Navigating Turbulence: A Neurodivergent Mom’s Reflection on Supporting her Son’s Flight Journey and Coping with Unpredictable Challenges

I’m a neurodivergent mom of an adult child with autism. My son is doing amazingly well, although on his own timeline. He has graduated from flight school and he is finishing up his time as a flight instructor and is anxiously ready for the next step waiting for him with SkyWest. One of my son’s favorite fixations growing up was airplanes. He’s now 31, so this was mostly before the internet, but any plane or flying resource I came across I would get for him. Even if it was technical and way above him. I had read early on about Temple Grandin’s mother supporting her interesting fixations with the belief that it was likely the best way for her to have options and success as an adult. I did that with all of my kids. Whatever their interest, I would supply the resources. And with my oldest, sometimes that meant a lot of hours watching airplanes takeoff and land from the nearby, small, local airport.

But sometimes fixations can be difficult. My son returned to work from the holidays, but because of the weather he’s not been able to instruct so his flying hours are at a standstill. I have also learned with autism that there are often “rules” and right now I have no doubt my son has all kinds of rules regarding flying, the weather, and uncooperative students. Hint: the weather should always be perfect for flying, every scheduled flight should happen, and uncooperative students should not exist. When these “rules” are broken, it can be very difficult. Especially when there is no fix.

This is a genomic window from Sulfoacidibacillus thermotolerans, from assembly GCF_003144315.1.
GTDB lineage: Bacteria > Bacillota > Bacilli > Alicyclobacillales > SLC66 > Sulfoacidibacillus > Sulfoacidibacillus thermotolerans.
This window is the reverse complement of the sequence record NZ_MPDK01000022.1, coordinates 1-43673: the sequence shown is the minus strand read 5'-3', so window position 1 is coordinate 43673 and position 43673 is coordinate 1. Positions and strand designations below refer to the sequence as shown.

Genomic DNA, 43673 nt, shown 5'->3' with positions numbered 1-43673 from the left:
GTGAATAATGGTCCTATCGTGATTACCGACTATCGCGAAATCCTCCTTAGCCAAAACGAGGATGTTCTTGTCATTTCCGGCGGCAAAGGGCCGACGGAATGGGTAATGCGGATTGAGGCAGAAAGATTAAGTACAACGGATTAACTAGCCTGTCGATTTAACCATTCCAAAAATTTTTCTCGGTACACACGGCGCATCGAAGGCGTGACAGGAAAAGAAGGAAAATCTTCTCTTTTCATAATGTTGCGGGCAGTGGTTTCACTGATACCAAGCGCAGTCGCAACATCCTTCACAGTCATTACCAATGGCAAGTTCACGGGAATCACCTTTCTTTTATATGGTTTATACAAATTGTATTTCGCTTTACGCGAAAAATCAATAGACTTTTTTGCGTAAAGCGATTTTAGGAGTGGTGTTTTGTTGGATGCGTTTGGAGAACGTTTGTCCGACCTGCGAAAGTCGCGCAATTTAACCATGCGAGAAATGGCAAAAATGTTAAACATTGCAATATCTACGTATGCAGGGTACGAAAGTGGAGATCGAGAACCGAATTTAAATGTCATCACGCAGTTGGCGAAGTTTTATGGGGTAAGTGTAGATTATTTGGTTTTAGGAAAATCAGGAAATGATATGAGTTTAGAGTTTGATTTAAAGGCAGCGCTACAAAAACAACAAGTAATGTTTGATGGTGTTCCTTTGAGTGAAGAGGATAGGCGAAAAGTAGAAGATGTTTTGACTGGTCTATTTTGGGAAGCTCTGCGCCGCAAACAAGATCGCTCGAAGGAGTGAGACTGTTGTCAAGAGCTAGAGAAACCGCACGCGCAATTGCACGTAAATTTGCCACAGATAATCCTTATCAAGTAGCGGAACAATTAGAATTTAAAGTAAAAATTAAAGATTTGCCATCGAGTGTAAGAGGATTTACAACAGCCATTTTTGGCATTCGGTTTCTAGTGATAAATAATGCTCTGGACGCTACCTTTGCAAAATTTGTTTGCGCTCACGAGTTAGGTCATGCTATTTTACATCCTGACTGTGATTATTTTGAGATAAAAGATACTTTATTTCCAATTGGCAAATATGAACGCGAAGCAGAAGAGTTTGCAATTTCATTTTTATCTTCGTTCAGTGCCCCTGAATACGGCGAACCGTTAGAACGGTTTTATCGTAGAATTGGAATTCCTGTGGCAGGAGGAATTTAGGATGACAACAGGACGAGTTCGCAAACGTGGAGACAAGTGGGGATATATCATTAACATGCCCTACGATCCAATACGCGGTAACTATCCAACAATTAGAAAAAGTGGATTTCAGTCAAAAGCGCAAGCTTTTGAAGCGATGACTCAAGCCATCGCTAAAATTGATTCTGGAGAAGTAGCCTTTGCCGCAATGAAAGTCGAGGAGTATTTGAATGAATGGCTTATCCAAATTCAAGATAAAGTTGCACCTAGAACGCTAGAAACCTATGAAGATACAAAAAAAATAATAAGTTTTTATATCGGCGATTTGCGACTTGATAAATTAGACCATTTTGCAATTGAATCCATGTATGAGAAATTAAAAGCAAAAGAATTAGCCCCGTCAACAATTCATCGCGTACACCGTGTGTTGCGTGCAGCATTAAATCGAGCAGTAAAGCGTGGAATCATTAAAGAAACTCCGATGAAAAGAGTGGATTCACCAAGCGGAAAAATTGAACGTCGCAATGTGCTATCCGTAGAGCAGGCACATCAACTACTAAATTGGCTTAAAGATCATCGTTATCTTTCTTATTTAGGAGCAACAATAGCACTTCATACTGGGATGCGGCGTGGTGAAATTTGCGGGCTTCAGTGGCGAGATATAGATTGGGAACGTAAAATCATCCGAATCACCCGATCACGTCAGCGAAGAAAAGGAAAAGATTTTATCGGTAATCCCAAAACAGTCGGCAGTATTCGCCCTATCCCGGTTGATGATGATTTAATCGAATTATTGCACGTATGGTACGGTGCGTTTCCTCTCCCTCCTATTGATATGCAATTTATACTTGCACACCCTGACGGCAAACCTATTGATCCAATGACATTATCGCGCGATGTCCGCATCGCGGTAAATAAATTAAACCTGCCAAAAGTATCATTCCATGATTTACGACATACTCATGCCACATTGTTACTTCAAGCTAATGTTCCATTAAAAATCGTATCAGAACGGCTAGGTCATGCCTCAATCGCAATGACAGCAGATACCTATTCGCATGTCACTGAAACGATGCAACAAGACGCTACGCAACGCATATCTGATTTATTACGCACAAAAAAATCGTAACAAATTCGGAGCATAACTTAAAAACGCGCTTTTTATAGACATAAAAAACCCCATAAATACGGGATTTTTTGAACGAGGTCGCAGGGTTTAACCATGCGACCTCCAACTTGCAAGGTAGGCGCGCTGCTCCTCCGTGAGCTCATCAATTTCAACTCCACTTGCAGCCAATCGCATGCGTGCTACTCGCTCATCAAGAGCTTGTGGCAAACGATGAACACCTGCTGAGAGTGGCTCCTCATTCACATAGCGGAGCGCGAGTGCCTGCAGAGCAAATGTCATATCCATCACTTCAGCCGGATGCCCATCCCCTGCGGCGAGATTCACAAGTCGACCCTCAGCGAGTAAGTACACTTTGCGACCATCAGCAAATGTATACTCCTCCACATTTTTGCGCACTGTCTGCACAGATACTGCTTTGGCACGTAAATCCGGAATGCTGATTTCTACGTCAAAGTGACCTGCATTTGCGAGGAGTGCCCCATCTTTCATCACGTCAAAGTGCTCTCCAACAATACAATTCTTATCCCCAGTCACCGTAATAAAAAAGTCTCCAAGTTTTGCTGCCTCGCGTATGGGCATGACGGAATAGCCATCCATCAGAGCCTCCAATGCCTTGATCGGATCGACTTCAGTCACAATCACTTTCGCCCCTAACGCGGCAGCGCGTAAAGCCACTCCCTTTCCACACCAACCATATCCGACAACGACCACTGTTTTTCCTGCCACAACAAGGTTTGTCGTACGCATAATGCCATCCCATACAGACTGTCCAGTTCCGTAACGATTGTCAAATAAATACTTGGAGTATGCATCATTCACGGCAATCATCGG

So there have been several mornings when I have woken to my son’s texts. Granted, he has every right to be frustrated and I always validate what he’s experiencing and feeling, but this is something mom can’t fix. As a parent, it’s incredibly hard to see our kids struggle. Perhaps even more so when it’s beyond our control.

I also know after 31 years of being this son’s mom that I am his safe place. Any other person that reaches out to him right now gets a pleasant pilot excitedly ready for the next step and counting his flying hours until he gets there. But that’s not the whole story. There have been delays, broken “rules,” other instructors having better luck, difficult students, etc., etc., and like all people, my son needs someone who can support him when he can’t hold it together anymore. I was there to pick up the pieces when he was nonverbal and didn’t have the words to express himself and I’m there now, although by text, to read the words he uses to express himself and to also understand the unspoken parts. I am also neurodivergent, and I know when things don’t go according to plan, there is a lot beneath the surface that may have nothing to do with the problem at hand.

There is no resolution to some problems, we just have to make it through the best we can and maintain hope that things will get better. For me, a brief walk through nature was the support that I needed to be there the next time my son starts texting.



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